By Chine Labbé and Michel Rose
PARIS French prosecutors on Friday appointed a magistrate to investigate allegations concerning presidential candidate Francois Fillon and his wife in a scandal over public money she received for work she may not have done.The prosecutor's decision to open up a new stage in the case marks a blow for Fillon, whose status as favourite to win the presidency has faded since a newspaper first reported the "Penelopegate" affair, named after his British wife.By involving a magistrate in what had so far been a preliminary probe led by police, the prosecutor is putting more resources into the investigation. The magistrate has more powers to investigate, including tapping phones or placing suspects under house arrest.The judge can still decide to drop the case, place the suspect under formal investigation, or send it to trial.
It remained unclear if the probe could be concluded before the presidential election, scheduled for April 23 and May 7. Fillon has denied any wrongdoing and says his wife was paid for genuine work as his parliamentary assistant.Under French law, the investigation would be suspended for the five-year presidential term should Fillon be elected.The prosecutor's statement, which added it was examining possible misuse of public funds and a lack of full and proper disclosure, was issued as Fillon took to the stage at a campaign rally near Paris.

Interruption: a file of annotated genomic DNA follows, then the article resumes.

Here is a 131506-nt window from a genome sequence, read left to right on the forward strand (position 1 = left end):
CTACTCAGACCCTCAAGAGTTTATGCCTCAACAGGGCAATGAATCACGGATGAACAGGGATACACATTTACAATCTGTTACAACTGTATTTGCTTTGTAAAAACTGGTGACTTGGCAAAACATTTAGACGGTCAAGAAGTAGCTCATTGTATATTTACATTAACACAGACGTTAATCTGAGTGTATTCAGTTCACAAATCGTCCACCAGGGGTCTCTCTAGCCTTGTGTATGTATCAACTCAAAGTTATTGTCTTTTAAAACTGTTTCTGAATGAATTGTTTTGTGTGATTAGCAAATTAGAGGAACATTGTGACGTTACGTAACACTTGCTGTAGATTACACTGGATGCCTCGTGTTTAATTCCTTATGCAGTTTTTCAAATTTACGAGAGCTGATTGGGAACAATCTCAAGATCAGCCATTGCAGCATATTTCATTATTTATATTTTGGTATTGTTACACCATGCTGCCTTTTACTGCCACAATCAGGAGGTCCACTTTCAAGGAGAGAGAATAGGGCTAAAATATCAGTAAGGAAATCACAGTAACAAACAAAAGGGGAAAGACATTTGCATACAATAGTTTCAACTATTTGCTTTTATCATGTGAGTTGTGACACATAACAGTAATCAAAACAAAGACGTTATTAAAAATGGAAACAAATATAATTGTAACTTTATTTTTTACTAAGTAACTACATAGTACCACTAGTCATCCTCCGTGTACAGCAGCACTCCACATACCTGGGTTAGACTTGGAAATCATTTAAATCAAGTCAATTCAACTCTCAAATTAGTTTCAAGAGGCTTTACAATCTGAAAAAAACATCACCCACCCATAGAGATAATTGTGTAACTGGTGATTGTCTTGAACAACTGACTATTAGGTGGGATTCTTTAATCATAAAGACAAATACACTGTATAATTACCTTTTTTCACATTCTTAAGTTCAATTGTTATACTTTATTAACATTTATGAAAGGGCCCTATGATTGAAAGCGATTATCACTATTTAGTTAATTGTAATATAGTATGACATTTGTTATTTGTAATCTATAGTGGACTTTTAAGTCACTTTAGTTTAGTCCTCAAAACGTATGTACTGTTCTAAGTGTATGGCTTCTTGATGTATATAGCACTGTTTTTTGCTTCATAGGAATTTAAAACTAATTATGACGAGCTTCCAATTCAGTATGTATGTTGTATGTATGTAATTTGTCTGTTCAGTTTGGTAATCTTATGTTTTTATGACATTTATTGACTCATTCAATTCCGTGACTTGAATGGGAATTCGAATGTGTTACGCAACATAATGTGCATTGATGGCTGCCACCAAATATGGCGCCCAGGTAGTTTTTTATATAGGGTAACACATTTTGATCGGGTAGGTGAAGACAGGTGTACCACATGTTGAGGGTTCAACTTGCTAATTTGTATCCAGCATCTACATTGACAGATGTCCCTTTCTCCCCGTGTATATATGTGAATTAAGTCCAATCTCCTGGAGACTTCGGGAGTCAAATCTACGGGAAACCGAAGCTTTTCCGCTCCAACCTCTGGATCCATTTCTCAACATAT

Fillon has pledged to stay in the race come what may, after saying for weeks that he would step down if he were put under formal investigation.The issue has unnerved investors who fear the anti-euro, anti-immigration Marine Le Pen of the National Front has a higher chance of winning the presidency. She has moved up the polls but remains well behind.
Polls tip Le Pen to come first in a fragmented field for the April 23 first round but then lose to independent centrist Emmanuel Macron in a run-off between the top two candidates on May 7. Macron has been favourite to win the presidency since the Fillon scandal broke on Jan. 25.Fillon - who has long cultivated an image of probity and criticised people for taking government handouts - has been heckled for weeks by protesters at campaign outings. (Reporting by Chine Labbe and Michel Rose; Editing by Richard Balmforth, Sudip Kar-Gupta and Mark Trevelyan)
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Published Date: Feb 25, 2017 01:32 AM | Updated Date: Feb 25, 2017 01:32 AM